Permission to Fail

permissiontofail

I’ve been learning a lot about success and failure over the last few months.  It hasn’t been an easy journey and it has revealed a lot about myself.

One of the most important things I’ve learned is that success and failure have no bearing on MY value.

Success doesn’t add to my value.  It doesn’t make me a better person, it doesn’t make me a good person.

Failure doesn’t DE-VALUE me either.  Failing doesn’t mean I’m a bad person, it doesn’t mean I am worth less than another person.

It is okay to fail.

Let me say that again.

IT IS OKAY TO FAIL

When we realise it is okay to fail, it doesn’t seem so scary anymore.  I’m not saying it makes it easy, I’m just saying that maybe it makes it more bearable.

And when you give yourself permission to fail, you give yourself permission to get up and try again.

 

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I’m Fine

imfineEver have one of those days when everything seems to be slipping out of your fingertips?

Ever looked in the mirror and not recognised the person looking back at you?

Sometimes that can be a good thing.  If you’ve been dieting or exercising and then one day you look at yourself and you see those changes that you’ve been striving for.

But sometimes it’s as scary as hell.

In the last twelve days I’ve only left my house four times.  I haven’t been able to work, I can’t go to the shops, I can’t drive or go to the gym.  I can barely get out of bed.

Am I sick?  No, I’m fine.

Okay, not so fine.  But I’m not sick, I don’t have an injury or an ailment.  Twelve days ago I had one of the worst anxiety attacks that I’ve had in two years, and now everything has changed.

I’m not a stranger to anxiety or depression, I’ve lived with it most of my life, but two years ago something happened to exacerbate it to the point that I could no longer ignore it, could no longer sweep it under the rug and pretend it wasn’t there.  So I started seeing a psychologist and things were getting better…good even.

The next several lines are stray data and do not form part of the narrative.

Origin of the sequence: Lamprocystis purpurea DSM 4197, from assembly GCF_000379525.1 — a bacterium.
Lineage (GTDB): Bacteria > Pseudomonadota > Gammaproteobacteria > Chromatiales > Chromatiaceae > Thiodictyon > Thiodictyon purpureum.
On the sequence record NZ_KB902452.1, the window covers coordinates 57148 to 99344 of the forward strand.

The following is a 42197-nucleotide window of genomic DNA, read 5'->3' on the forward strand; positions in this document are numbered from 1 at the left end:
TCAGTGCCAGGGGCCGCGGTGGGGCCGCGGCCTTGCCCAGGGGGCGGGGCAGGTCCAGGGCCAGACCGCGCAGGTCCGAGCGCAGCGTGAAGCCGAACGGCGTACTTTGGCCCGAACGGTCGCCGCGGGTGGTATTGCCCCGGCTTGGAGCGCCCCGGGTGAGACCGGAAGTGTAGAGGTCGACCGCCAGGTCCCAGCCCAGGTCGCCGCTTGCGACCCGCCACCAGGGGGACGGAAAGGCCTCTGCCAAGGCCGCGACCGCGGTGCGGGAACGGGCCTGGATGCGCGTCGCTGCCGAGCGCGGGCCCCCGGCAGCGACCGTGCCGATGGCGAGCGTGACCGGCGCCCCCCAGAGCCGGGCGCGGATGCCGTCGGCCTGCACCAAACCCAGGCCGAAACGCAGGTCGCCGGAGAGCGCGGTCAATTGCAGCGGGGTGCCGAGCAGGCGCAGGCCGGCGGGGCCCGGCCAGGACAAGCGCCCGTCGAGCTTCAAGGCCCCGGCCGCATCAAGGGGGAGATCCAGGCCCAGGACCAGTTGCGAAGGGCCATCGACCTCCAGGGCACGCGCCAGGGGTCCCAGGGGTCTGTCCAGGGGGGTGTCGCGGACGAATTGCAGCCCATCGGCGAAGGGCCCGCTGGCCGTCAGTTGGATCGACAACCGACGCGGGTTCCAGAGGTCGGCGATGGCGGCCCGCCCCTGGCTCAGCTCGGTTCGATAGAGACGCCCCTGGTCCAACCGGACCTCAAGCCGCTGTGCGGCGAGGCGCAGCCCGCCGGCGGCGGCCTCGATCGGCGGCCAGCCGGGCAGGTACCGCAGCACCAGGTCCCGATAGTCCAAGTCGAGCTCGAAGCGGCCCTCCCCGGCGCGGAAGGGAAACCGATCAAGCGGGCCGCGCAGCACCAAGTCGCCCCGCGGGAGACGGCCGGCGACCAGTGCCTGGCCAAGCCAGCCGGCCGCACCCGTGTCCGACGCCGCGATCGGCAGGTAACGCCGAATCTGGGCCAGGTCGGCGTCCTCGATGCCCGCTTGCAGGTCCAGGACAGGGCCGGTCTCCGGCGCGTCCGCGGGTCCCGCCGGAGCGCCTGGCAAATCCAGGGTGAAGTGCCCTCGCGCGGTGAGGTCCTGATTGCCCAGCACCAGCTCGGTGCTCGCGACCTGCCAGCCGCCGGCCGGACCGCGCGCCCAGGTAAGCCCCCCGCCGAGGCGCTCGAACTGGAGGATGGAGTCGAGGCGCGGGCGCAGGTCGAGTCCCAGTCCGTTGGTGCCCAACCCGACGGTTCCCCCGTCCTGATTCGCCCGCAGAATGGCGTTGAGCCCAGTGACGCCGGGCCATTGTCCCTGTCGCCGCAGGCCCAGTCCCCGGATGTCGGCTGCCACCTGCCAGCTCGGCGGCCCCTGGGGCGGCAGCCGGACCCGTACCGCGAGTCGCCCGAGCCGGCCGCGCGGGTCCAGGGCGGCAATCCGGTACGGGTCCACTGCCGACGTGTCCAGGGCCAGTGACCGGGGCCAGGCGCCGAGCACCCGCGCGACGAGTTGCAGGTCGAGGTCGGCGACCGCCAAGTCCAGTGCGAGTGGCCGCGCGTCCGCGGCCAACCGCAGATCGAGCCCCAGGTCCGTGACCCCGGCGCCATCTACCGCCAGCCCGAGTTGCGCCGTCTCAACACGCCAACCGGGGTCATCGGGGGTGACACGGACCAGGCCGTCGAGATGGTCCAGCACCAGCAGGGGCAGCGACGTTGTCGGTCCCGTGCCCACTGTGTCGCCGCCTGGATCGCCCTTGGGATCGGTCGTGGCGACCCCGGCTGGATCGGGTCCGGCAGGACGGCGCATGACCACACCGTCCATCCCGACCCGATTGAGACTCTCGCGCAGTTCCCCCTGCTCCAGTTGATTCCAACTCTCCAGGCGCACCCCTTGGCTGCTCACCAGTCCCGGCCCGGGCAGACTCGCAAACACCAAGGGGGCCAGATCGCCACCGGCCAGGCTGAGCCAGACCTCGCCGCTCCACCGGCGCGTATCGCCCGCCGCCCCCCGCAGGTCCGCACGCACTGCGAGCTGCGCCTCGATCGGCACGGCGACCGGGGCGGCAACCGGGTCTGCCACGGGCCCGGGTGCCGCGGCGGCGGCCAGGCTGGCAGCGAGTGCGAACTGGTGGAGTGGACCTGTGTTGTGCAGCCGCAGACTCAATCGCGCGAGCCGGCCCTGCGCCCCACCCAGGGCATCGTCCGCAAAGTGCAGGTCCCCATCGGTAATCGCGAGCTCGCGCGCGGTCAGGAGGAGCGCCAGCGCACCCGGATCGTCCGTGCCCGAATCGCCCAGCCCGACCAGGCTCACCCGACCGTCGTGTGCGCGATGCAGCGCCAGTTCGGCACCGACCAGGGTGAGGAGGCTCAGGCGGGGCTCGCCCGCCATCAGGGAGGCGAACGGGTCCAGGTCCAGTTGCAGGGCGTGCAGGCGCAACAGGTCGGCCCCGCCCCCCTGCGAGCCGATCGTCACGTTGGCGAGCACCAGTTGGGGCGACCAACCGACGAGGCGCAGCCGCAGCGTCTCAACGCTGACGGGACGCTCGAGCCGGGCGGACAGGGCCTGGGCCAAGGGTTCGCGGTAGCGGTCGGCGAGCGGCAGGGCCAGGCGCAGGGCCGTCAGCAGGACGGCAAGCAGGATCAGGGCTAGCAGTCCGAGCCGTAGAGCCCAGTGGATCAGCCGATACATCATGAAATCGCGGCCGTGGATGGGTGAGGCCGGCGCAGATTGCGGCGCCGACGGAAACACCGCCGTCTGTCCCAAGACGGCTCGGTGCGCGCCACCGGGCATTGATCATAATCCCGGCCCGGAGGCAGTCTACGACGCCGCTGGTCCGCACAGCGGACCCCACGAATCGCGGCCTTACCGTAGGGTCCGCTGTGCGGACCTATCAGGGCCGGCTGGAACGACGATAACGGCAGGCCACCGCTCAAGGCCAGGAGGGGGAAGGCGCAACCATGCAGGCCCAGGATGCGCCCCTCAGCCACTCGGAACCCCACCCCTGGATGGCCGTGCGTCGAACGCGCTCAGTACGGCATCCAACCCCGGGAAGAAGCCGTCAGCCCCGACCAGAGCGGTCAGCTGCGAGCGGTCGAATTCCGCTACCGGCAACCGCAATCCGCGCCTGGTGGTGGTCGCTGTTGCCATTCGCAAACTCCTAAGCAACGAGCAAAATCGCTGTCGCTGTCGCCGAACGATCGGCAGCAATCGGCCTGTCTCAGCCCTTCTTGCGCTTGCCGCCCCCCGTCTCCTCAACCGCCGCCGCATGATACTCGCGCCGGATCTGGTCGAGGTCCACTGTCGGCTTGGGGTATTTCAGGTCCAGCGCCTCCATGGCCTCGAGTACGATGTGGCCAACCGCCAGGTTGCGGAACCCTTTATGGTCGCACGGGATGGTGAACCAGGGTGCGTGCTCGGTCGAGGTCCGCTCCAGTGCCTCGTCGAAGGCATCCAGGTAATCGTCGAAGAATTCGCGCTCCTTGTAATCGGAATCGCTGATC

And then twelve days ago happened.

Just thinking about it brings the symptoms back.  Since that day I’ve had numerous smaller attacks and just the thought of leaving my house is enough to bring one on.

I used to joke that I could quite happily become a hermit, now that it’s a possibility, it’s not so funny anymore.  The fact that I welcome it is even more of a worry.

Being a shut-in is appealing.  Never having to leave my house, not having to face the world outside, it sounds like paradise.  Maybe that’s just the anxiety talking, or the introvert, either way, I like the sound of it.

I’m not saying I want to be that way forever…just for, you know, a while…just until I feel better…just until the anxiety isn’t so bad…just until…

That’s how it starts.  Little by little it creeps into your life and before you know it, even if you want to go outside, you can’t.  I can see the future of my life if I give in to this need to withdraw from my life.  But it doesn’t make it any easier to face it.  And forcing me to go outside brings on an attack that is likely to set me back yet again.

When I look in the mirror, I don’t recognise this person I’ve become.  I always thought of myself as someone who was strong on the inside.  Now the woman I see in the mirror is weak and I don’t like her, I don’t want to be her.

When did this happen?  Surely I haven’t become this person in just twelve days?  No.  This has been a long time coming.  Every time I told myself I was fine when I wasn’t.  Every time I told someone else I was fine when I wasn’t.  Every time I gave in to the fear and the anxiety, every time I withdrew, every time I kept silent.  Little by little those small, seemingly inconsequential compromises changed me, changed who I thought I was.

Now I’m someone who can’t leave my house.

But I’m fine, really.